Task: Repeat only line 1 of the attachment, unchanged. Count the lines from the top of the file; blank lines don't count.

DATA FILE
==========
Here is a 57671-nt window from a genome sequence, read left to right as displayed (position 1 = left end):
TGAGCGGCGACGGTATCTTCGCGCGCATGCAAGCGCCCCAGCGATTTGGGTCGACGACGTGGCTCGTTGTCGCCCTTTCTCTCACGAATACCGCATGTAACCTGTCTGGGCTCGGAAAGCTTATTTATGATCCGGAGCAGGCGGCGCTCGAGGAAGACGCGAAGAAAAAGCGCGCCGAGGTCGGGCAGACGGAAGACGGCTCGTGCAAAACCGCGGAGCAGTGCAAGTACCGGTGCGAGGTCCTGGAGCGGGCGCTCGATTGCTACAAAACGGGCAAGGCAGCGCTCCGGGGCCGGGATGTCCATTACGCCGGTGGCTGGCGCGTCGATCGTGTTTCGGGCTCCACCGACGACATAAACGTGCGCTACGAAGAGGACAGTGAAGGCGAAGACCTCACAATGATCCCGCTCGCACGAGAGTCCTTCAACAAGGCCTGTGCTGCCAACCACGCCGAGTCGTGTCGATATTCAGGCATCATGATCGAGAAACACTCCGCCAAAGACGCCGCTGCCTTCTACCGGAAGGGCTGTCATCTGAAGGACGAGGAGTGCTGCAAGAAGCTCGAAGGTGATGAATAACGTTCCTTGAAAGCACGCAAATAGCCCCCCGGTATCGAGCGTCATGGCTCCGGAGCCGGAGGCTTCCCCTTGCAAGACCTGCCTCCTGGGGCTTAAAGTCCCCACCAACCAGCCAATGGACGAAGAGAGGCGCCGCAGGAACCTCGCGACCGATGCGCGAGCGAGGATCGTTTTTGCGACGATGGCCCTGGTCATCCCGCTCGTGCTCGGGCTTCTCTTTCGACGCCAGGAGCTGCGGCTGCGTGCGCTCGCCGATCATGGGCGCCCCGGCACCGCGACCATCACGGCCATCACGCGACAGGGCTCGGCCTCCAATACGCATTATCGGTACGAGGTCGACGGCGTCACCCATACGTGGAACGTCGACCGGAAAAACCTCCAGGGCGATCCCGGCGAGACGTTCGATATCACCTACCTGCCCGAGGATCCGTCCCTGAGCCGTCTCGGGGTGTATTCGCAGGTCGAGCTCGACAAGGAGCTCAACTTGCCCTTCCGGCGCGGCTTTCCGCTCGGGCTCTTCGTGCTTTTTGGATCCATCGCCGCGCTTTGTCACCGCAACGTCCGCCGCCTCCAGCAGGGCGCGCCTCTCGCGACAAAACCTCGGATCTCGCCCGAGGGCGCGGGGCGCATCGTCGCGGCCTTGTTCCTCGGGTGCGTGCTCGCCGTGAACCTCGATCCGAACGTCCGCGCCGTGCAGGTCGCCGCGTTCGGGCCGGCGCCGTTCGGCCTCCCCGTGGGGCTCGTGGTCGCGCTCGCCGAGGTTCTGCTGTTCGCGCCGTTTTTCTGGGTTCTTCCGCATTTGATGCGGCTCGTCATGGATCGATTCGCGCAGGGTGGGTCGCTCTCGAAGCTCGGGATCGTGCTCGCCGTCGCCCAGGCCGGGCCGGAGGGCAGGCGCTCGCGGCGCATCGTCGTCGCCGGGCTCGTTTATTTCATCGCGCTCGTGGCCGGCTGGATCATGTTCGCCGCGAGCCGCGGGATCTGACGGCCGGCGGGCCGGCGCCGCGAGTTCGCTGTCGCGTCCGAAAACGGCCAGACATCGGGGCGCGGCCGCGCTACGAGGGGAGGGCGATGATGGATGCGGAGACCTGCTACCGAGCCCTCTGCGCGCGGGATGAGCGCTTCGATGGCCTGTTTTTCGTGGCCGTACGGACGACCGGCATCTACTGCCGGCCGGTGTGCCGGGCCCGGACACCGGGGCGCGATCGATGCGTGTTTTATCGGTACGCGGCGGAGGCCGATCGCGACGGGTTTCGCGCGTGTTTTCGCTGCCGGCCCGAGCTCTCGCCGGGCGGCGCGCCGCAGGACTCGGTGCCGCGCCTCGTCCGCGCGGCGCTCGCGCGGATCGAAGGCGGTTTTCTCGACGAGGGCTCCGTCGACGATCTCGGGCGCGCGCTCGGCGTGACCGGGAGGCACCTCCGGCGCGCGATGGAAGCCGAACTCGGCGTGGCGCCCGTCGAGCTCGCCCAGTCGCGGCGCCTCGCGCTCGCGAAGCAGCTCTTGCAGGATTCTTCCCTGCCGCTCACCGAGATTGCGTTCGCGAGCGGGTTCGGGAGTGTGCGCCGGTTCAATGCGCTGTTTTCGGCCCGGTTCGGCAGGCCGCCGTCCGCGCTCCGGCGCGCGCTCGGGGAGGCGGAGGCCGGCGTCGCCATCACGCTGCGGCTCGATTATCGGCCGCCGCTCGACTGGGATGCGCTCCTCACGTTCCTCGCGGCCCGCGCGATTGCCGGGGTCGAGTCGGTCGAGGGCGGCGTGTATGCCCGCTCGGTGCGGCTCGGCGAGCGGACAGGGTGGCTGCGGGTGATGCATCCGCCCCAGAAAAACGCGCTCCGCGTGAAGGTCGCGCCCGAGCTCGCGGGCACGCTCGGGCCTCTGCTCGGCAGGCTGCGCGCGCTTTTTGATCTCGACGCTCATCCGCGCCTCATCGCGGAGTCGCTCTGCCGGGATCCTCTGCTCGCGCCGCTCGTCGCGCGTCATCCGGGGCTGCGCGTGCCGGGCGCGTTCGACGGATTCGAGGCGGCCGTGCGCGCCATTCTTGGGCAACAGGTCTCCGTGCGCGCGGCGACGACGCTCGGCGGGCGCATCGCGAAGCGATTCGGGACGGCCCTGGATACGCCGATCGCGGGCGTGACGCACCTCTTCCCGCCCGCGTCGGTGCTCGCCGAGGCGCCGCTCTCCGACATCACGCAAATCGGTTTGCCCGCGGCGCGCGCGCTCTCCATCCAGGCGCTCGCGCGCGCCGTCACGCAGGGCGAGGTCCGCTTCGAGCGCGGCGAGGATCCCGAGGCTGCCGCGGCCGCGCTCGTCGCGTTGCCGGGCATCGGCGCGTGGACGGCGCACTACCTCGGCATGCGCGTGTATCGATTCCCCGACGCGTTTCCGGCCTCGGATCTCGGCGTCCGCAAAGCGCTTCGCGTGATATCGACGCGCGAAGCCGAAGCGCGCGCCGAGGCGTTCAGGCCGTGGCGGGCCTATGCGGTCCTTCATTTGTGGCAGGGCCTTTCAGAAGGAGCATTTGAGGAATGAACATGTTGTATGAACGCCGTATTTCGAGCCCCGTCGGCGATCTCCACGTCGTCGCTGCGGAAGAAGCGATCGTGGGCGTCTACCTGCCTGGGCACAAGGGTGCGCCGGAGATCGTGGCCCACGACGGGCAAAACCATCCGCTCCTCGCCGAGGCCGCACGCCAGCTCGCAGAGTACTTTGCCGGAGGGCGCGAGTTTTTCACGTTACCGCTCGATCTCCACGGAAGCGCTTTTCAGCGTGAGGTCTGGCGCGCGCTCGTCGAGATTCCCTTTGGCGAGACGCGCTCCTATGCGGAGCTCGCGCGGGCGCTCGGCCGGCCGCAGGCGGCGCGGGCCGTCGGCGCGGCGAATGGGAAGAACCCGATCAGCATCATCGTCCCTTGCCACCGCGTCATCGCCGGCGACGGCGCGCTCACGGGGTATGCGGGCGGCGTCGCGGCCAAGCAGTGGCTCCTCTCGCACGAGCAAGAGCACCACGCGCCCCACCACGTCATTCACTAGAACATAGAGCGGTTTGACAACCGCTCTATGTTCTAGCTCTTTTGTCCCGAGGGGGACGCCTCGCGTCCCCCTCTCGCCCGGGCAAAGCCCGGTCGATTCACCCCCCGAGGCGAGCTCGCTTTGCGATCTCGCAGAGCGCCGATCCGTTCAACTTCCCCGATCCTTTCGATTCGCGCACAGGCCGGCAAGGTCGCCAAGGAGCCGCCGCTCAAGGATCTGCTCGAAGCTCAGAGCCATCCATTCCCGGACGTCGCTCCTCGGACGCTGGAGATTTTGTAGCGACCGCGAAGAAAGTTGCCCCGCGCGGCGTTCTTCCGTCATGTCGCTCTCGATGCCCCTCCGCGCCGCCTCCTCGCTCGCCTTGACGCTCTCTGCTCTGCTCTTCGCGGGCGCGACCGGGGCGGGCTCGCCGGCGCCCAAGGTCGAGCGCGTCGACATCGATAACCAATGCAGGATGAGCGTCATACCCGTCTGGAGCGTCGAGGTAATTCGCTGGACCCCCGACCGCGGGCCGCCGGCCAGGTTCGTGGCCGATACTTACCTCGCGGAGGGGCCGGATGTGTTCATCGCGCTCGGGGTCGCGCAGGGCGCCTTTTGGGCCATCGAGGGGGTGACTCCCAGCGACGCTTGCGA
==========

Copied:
Here is a 57671-nt window from a genome sequence, read left to right as displayed (position 1 = left end):